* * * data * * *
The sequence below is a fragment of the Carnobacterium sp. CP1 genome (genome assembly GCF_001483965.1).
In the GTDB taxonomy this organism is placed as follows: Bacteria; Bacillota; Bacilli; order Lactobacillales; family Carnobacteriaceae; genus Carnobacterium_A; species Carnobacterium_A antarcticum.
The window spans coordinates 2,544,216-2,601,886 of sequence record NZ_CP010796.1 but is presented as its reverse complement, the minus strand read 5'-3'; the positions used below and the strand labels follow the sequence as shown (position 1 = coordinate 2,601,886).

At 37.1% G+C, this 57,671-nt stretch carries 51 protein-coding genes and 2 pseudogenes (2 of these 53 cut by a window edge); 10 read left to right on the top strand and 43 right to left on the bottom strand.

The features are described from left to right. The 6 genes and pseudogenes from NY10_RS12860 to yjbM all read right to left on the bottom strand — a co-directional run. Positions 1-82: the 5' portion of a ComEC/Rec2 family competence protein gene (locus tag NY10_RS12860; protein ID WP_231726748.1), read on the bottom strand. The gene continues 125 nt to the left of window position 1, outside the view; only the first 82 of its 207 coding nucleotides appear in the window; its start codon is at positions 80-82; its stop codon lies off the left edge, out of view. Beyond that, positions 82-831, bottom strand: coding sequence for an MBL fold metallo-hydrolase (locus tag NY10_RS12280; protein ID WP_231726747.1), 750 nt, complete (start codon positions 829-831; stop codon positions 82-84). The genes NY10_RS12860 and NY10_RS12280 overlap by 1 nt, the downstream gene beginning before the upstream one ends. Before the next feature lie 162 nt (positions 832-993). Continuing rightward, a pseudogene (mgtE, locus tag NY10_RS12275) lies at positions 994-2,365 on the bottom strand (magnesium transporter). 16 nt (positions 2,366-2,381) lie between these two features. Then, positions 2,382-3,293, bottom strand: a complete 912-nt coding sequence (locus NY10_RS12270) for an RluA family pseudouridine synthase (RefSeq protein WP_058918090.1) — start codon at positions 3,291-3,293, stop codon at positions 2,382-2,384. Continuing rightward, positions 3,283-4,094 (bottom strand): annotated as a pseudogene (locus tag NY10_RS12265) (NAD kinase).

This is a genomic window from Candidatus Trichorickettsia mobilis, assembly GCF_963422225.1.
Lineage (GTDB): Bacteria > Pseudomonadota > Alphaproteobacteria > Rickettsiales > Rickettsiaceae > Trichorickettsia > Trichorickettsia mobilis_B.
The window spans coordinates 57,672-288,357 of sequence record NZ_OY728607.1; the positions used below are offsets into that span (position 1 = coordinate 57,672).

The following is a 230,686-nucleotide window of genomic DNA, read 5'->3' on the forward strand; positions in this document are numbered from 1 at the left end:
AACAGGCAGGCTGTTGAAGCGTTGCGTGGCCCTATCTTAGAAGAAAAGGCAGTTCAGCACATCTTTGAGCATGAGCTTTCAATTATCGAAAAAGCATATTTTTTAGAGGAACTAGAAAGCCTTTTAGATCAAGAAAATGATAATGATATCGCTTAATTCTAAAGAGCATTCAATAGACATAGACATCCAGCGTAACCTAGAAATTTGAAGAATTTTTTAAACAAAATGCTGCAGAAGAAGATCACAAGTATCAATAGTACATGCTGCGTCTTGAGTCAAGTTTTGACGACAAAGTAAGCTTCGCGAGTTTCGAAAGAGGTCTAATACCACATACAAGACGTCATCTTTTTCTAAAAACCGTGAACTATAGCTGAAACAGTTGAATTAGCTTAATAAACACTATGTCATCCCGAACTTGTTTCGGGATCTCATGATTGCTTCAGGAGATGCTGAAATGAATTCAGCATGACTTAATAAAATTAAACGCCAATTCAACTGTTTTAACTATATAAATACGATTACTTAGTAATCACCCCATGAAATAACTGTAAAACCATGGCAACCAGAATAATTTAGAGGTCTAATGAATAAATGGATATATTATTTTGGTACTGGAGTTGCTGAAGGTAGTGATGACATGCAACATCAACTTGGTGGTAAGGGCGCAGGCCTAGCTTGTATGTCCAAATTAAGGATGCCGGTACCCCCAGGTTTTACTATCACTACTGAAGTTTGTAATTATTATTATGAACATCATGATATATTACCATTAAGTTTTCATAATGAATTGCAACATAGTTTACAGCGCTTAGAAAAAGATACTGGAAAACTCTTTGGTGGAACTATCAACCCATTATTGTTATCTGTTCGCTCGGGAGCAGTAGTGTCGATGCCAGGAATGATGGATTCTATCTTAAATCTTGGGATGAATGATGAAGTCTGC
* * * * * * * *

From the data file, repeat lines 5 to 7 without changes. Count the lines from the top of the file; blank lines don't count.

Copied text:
The features are described from left to right. The 6 genes and pseudogenes from NY10_RS12860 to yjbM all read right to left on the bottom strand — a co-directional run. Positions 1-82: the 5' portion of a ComEC/Rec2 family competence protein gene (locus tag NY10_RS12860; protein ID WP_231726748.1), read on the bottom strand. The gene continues 125 nt to the left of window position 1, outside the view; only the first 82 of its 207 coding nucleotides appear in the window; its start codon is at positions 80-82; its stop codon lies off the left edge, out of view. Beyond that, positions 82-831, bottom strand: coding sequence for an MBL fold metallo-hydrolase (locus tag NY10_RS12280; protein ID WP_231726747.1), 750 nt, complete (start codon positions 829-831; stop codon positions 82-84). The genes NY10_RS12860 and NY10_RS12280 overlap by 1 nt, the downstream gene beginning before the upstream one ends. Before the next feature lie 162 nt (positions 832-993). Continuing rightward, a pseudogene (mgtE, locus tag NY10_RS12275) lies at positions 994-2,365 on the bottom strand (magnesium transporter). 16 nt (positions 2,366-2,381) lie between these two features. Then, positions 2,382-3,293, bottom strand: a complete 912-nt coding sequence (locus NY10_RS12270) for an RluA family pseudouridine synthase (RefSeq protein WP_058918090.1) — start codon at positions 3,291-3,293, stop codon at positions 2,382-2,384. Continuing rightward, positions 3,283-4,094 (bottom strand): annotated as a pseudogene (locus tag NY10_RS12265) (NAD kinase).

This is a genomic window from Candidatus Trichorickettsia mobilis, assembly GCF_963422225.1.
Lineage (GTDB): Bacteria > Pseudomonadota > Alphaproteobacteria > Rickettsiales > Rickettsiaceae > Trichorickettsia > Trichorickettsia mobilis_B.